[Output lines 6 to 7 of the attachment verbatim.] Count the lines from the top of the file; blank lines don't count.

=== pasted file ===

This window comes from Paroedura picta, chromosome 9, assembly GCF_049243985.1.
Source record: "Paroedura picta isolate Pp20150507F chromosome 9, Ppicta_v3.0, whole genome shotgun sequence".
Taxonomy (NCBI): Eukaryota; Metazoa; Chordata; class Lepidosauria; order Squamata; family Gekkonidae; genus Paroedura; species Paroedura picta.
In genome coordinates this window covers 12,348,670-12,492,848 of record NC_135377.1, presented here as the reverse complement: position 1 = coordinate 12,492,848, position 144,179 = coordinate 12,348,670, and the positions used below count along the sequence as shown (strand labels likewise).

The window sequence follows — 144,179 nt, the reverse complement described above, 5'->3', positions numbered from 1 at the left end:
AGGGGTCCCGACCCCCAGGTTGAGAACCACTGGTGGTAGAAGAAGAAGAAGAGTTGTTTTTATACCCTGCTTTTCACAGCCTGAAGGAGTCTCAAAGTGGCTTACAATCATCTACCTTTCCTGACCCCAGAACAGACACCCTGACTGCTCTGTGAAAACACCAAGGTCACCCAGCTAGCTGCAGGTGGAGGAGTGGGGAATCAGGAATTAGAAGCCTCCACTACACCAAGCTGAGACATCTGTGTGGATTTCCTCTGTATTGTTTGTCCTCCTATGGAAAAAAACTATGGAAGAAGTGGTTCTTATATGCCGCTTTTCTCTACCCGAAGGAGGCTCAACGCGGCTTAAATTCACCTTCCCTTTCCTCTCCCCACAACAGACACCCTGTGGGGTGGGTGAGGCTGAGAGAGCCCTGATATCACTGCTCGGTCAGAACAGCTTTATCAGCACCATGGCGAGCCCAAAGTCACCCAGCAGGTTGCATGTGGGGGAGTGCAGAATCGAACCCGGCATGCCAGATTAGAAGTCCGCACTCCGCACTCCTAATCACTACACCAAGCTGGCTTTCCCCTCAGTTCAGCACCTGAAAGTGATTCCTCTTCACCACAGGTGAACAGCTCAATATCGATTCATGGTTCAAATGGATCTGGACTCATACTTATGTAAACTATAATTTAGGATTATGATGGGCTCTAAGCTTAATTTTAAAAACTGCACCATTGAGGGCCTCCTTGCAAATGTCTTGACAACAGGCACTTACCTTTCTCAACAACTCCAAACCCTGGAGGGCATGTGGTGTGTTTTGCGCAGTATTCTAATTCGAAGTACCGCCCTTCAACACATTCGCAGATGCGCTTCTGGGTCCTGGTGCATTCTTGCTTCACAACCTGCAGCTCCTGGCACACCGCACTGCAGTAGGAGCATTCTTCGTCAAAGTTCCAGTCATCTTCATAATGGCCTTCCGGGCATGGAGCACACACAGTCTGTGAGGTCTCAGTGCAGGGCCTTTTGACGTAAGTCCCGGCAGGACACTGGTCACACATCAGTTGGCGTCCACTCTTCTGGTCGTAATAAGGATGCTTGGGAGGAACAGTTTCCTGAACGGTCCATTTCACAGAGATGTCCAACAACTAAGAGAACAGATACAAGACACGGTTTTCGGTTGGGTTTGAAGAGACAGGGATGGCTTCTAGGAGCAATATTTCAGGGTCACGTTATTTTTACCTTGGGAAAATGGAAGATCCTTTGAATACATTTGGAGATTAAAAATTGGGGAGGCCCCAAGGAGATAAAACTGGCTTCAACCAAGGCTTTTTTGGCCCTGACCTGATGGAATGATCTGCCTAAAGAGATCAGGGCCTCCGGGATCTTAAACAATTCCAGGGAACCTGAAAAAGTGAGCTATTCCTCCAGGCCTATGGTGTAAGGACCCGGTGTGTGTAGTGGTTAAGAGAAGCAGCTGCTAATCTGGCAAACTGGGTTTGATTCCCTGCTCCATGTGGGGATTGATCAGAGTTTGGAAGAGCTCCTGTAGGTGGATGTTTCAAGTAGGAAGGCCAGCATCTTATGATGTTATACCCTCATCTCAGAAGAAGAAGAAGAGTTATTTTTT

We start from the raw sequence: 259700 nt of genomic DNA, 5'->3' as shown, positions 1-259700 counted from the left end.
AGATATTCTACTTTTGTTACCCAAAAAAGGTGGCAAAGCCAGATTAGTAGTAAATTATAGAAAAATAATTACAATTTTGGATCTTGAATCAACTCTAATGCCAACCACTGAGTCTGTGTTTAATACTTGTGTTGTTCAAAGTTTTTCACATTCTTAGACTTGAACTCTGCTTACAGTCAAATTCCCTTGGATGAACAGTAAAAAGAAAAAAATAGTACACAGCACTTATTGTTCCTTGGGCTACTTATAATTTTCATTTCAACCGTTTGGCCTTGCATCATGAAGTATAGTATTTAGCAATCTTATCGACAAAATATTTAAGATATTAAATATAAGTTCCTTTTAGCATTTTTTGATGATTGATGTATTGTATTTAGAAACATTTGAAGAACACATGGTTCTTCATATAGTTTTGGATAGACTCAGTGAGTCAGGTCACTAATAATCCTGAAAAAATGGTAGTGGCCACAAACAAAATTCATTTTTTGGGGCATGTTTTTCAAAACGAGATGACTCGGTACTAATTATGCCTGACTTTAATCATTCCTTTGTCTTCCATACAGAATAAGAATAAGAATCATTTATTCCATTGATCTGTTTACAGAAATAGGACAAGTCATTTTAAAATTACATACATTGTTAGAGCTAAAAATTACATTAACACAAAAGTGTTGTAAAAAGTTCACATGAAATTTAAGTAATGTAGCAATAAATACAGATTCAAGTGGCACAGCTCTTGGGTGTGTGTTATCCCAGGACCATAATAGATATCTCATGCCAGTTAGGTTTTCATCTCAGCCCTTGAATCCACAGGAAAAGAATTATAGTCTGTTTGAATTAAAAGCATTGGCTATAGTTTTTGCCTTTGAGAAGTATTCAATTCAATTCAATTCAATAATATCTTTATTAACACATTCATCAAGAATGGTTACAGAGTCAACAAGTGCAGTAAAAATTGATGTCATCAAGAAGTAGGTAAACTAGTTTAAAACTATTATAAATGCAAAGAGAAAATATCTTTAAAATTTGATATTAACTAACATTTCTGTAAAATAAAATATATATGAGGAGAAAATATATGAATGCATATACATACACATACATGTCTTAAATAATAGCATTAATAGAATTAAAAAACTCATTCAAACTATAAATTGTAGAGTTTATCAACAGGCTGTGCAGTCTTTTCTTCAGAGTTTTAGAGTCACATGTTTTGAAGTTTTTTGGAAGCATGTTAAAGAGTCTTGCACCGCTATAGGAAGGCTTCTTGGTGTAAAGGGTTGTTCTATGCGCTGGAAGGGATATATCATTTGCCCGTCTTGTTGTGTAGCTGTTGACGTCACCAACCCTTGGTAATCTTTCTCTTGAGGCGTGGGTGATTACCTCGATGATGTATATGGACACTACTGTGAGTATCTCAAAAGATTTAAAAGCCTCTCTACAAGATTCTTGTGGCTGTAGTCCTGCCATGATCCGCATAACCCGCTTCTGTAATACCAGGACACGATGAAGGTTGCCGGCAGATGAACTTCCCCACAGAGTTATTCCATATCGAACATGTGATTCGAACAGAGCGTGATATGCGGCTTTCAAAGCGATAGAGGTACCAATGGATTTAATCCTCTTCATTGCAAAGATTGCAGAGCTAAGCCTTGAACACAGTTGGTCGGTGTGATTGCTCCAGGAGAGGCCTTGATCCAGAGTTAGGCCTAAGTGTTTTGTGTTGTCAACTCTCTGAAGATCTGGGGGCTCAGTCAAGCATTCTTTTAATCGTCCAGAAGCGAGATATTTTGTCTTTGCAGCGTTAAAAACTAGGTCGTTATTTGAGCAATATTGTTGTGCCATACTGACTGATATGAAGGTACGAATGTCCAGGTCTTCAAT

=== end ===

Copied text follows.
AGGGGTCCCGACCCCCAGGTTGAGAACCACTGGTGGTAGAAGAAGAAGAAGAGTTGTTTTTATACCCTGCTTTTCACAGCCTGAAGGAGTCTCAAAGTGGCTTACAATCATCTACCTTTCCTGACCCCAGAACAGACACCCTGACTGCTCTGTGAAAACACCAAGGTCACCCAGCTAGCTGCAGGTGGAGGAGTGGGGAATCAGGAATTAGAAGCCTCCACTACACCAAGCTGAGACATCTGTGTGGATTTCCTCTGTATTGTTTGTCCTCCTATGGAAAAAAACTATGGAAGAAGTGGTTCTTATATGCCGCTTTTCTCTACCCGAAGGAGGCTCAACGCGGCTTAAATTCACCTTCCCTTTCCTCTCCCCACAACAGACACCCTGTGGGGTGGGTGAGGCTGAGAGAGCCCTGATATCACTGCTCGGTCAGAACAGCTTTATCAGCACCATGGCGAGCCCAAAGTCACCCAGCAGGTTGCATGTGGGGGAGTGCAGAATCGAACCCGGCATGCCAGATTAGAAGTCCGCACTCCGCACTCCTAATCACTACACCAAGCTGGCTTTCCCCTCAGTTCAGCACCTGAAAGTGATTCCTCTTCACCACAGGTGAACAGCTCAATATCGATTCATGGTTCAAATGGATCTGGACTCATACTTATGTAAACTATAATTTAGGATTATGATGGGCTCTAAGCTTAATTTTAAAAACTGCACCATTGAGGGCCTCCTTGCAAATGTCTTGACAACAGGCACTTACCTTTCTCAACAACTCCAAACCCTGGAGGGCATGTGGTGTGTTTTGCGCAGTATTCTAATTCGAAGTACCGCCCTTCAACACATTCGCAGATGCGCTTCTGGGTCCTGGTGCATTCTTGCTTCACAACCTGCAGCTCCTGGCACACCGCACTGCAGTAGGAGCATTCTTCGTCAAAGTTCCAGTCATCTTCATAATGGCCTTCCGGGCATGGAGCACACACAGTCTGTGAGGTCTCAGTGCAGGGCCTTTTGACGTAAGTCCCGGCAGGACACTGGTCACACATCAGTTGGCGTCCACTCTTCTGGTCGTAATAAGGATGCTTGGGAGGAACAGTTTCCTGAACGGTCCATTTCACAGAGATGTCCAACAACTAAGAGAACAGATACAAGACACGGTTTTCGGTTGGGTTTGAAGAGACAGGGATGGCTTCTAGGAGCAATATTTCAGGGTCACGTTATTTTTACCTTGGGAAAATGGAAGATCCTTTGAATACATTTGGAGATTAAAAATTGGGGAGGCCCCAAGGAGATAAAACTGGCTTCAACCAAGGCTTTTTTGGCCCTGACCTGATGGAATGATCTGCCTAAAGAGATCAGGGCCTCCGGGATCTTAAACAATTCCAGGGAACCTGAAAAAGTGAGCTATTCCTCCAGGCCTATGGTGTAAGGACCCGGTGTGTGTAGTGGTTAAGAGAAGCAGCTGCTAATCTGGCAAACTGGGTTTGATTCCCTGCTCCATGTGGGGATTGATCAGAGTTTGGAAGAGCTCCTGTAGGTGGATGTTTCAAGTAGGAAGGCCAGCATCTTATGATGTTATACCCTCATCTCAGAAGAAGAAGAAGAGTTATTTTTT

We start from the raw sequence: 259700 nt of genomic DNA, 5'->3' as shown, positions 1-259700 counted from the left end.